Fire chiefs have come up with a new tactic to beat arsonists - by creating a ‘scorched earth’ zone.
The fresh approach to tackling arson in Doncaster has led to big reductions in deliberate fires in the borough.
South Yorkshire Fire & Rescue says small deliberate fires, such as bin and grass fires, fell by 20 per cent last month compared to April 2010.
The Doncaster reductions are thanks in part to a new initiative at Denaby Craggs, which saw firefighters work with partners, including Doncaster Council, to carry out controlled burning of some of the land.
By burning grass and foliage at Denaby Craggs it was hoped fire setters would be put off operating in the known arson hotspot area.
The initiative worked, as no deliberate fires were reported in the area since March, compared to more than 30 last Spring.
The drop comes despite deliberate fires traditionally increasing in April, due to lighter nights, better weather and the school holiday break. This April was also the warmest since records began.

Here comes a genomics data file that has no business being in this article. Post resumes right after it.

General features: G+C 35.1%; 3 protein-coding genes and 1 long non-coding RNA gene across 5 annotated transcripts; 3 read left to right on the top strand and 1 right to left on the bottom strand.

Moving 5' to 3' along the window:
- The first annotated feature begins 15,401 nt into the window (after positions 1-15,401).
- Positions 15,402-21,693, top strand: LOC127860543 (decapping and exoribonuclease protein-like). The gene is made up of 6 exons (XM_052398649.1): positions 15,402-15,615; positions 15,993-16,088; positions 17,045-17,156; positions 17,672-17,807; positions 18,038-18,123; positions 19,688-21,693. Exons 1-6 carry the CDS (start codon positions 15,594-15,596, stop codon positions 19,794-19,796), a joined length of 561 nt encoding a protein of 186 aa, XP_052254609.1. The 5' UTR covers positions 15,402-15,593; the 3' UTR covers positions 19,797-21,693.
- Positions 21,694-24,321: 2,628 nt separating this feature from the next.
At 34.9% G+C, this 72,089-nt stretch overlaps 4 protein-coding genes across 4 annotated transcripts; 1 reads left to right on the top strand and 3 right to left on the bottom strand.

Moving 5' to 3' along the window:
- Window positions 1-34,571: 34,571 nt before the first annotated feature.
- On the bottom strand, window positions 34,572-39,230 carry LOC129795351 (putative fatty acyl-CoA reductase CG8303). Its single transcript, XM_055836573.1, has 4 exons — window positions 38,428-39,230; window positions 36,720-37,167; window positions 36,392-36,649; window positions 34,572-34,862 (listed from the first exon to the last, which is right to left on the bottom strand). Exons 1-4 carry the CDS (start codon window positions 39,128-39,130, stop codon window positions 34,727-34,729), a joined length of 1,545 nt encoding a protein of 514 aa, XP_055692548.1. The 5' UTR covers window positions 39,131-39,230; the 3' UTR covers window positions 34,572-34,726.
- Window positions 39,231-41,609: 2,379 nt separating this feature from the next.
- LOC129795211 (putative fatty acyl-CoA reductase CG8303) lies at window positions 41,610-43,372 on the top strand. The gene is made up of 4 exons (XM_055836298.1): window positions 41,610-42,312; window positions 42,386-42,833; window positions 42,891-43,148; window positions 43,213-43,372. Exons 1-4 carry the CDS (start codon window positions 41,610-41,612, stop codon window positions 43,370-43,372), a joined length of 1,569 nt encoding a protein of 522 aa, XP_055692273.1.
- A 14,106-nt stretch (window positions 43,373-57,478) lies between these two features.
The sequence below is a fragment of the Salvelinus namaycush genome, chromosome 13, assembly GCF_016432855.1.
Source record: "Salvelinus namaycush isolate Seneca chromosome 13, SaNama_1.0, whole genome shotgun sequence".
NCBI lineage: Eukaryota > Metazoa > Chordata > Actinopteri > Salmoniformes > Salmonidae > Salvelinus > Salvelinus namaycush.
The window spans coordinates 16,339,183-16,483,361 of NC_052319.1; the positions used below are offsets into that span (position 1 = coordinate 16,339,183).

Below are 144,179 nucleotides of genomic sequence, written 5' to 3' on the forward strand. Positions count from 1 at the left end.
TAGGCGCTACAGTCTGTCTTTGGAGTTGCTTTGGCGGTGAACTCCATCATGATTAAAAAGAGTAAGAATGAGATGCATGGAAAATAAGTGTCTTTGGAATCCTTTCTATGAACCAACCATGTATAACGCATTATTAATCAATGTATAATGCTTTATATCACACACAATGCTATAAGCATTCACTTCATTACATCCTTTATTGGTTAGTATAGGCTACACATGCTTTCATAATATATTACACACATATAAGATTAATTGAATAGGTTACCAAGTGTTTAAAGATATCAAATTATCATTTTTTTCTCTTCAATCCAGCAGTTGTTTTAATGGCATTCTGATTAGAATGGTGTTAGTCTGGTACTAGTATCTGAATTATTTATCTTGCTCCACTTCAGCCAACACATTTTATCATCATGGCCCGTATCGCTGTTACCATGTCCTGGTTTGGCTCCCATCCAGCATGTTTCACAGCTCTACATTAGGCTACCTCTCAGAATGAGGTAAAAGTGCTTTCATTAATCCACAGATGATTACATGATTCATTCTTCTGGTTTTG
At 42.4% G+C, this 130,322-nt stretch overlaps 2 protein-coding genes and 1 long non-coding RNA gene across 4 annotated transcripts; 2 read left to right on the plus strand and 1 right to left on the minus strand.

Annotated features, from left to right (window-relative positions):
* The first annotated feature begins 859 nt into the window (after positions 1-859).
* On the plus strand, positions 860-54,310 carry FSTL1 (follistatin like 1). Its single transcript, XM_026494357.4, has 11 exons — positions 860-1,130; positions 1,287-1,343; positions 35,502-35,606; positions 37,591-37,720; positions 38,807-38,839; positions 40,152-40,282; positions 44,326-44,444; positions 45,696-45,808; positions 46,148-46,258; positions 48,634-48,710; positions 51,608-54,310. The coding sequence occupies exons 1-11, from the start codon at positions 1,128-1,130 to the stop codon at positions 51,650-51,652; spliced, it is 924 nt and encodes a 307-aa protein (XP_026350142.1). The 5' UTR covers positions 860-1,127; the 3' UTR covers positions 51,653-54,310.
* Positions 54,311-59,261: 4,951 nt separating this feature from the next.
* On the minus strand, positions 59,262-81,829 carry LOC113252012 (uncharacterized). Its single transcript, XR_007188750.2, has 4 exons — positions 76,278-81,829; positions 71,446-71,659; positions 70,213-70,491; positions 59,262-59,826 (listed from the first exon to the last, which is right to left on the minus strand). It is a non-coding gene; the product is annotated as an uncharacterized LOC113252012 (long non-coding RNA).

Other arson reduction work in the borough included carrying out visits to Doncaster schools to tell young people about the consequences of deliberate fires and handing out arson reduction advice to residents in known trouble spots.
But fire safety officers are urging residents to remain vigilant as the battle to drive down deliberate small fires continues.
Group manager Martin Oldknow said: “The initiative at Denaby Craggs is just one example of how we are constantly using new ideas to help win the fight against deliberate fires, which are a massive drain on our resources, cost the taxpayer millions of pounds every year and represent a significant safety risk to the public.
“But residents must stay vigilant to the threat of arson and help us maintain these reductions, by telling us about potential arson risks, safely storing their rubbish and reporting fire setters who might be operating in their area.”